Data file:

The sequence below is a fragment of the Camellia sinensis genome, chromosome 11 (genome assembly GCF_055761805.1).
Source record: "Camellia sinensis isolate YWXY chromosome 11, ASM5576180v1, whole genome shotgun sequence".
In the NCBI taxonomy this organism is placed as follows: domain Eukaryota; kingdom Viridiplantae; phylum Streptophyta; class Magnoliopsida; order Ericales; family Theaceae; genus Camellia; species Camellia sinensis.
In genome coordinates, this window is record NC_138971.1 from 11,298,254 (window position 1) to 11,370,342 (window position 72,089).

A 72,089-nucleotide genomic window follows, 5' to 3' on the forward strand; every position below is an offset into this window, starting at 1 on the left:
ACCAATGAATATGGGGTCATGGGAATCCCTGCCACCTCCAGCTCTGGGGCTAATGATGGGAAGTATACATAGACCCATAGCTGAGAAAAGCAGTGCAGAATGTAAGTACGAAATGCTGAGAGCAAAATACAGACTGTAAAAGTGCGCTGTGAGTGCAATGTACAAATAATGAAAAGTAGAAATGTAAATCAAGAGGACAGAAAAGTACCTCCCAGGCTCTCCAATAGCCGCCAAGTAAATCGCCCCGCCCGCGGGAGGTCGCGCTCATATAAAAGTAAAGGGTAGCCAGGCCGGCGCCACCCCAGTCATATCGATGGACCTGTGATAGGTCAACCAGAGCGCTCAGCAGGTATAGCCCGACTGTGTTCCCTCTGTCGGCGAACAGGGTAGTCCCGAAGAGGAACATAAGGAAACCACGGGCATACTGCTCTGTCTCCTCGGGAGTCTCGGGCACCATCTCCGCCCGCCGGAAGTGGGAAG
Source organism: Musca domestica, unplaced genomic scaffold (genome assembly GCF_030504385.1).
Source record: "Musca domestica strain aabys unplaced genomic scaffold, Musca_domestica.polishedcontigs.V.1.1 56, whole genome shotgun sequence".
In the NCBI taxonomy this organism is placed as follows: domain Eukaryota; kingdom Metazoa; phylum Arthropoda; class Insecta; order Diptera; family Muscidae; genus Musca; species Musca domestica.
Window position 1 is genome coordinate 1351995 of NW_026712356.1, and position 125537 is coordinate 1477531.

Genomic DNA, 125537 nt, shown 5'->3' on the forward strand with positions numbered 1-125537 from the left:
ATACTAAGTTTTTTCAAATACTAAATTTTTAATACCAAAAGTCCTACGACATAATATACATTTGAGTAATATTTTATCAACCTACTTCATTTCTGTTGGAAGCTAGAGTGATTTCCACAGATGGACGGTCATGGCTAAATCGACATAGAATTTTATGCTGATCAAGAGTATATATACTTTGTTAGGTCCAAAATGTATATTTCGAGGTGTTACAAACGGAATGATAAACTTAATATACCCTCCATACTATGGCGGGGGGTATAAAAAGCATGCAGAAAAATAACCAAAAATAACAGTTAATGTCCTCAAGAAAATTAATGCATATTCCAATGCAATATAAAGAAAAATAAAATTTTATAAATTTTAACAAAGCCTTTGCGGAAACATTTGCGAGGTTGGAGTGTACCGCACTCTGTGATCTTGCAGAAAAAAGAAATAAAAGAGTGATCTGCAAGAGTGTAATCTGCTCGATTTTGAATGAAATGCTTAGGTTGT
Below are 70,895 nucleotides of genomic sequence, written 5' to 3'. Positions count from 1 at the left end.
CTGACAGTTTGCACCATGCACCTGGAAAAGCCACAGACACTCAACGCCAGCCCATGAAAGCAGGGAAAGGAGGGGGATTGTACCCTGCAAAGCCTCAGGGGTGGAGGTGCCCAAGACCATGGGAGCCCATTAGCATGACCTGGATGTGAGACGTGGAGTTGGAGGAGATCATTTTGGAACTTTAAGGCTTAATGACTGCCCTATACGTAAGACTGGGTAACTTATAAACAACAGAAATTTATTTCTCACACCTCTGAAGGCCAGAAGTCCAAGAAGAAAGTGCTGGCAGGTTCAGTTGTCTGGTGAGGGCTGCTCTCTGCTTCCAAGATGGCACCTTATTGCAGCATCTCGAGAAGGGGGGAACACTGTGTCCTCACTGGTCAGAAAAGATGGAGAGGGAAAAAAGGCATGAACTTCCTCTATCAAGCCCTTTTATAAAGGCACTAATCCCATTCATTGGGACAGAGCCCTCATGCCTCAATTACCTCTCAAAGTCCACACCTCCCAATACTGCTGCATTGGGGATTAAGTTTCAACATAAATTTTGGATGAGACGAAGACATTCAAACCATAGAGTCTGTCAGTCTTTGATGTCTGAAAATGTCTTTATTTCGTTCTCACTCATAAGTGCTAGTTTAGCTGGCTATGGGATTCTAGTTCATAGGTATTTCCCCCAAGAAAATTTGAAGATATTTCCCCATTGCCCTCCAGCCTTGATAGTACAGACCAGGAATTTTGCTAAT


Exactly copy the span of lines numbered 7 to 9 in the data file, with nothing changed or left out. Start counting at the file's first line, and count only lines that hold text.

Source organism: Musca domestica, unplaced genomic scaffold (genome assembly GCF_030504385.1).
Source record: "Musca domestica strain aabys unplaced genomic scaffold, Musca_domestica.polishedcontigs.V.1.1 56, whole genome shotgun sequence".
In the NCBI taxonomy this organism is placed as follows: domain Eukaryota; kingdom Metazoa; phylum Arthropoda; class Insecta; order Diptera; family Muscidae; genus Musca; species Musca domestica.